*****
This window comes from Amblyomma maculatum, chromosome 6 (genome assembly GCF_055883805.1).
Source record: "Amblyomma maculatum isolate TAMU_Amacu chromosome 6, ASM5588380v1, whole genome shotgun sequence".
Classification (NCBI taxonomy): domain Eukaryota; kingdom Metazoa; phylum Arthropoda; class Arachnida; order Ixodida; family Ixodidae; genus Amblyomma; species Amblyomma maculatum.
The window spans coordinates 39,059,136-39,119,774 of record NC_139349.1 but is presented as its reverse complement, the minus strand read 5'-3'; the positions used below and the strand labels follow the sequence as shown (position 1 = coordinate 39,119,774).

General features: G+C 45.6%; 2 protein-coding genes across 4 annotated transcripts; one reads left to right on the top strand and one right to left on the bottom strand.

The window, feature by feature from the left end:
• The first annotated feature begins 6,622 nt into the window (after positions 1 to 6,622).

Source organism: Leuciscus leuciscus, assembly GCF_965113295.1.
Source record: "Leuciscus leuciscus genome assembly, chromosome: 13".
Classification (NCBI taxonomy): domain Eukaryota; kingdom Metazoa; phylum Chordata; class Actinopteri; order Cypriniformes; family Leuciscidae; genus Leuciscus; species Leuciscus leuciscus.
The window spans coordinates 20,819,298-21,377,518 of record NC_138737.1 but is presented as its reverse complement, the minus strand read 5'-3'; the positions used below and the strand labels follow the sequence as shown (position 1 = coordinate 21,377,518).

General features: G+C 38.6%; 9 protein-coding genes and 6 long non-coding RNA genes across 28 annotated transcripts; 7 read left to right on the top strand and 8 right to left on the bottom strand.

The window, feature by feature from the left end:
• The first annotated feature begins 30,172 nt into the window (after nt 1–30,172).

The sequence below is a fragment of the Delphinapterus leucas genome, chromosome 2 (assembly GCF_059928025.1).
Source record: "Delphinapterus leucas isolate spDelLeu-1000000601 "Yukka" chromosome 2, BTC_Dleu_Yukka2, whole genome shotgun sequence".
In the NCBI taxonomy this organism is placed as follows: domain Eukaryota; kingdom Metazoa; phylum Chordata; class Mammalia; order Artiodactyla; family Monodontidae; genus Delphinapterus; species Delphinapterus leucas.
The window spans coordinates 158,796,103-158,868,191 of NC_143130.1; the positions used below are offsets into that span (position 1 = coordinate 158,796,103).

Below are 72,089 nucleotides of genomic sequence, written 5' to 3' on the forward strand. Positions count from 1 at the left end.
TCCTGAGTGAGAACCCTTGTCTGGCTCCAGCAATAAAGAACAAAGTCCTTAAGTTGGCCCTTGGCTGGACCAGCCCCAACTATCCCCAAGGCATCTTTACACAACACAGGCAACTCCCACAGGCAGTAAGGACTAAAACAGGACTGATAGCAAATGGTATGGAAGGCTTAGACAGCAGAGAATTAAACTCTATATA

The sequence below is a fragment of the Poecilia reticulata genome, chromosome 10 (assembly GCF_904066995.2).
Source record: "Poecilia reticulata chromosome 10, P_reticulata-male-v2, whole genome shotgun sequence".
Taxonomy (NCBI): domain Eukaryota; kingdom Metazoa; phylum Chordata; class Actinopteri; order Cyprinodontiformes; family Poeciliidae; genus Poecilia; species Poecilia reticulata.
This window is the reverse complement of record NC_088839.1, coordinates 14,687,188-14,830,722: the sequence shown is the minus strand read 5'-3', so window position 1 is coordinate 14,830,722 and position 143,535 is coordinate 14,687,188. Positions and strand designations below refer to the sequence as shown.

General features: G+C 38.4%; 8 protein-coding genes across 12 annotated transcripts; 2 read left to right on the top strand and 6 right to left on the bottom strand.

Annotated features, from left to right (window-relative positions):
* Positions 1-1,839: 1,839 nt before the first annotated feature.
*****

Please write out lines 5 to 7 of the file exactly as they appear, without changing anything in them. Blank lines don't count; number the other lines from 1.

General features: G+C 45.6%; 2 protein-coding genes across 4 annotated transcripts; one reads left to right on the top strand and one right to left on the bottom strand.

The window, feature by feature from the left end:
• The first annotated feature begins 6,622 nt into the window (after positions 1 to 6,622).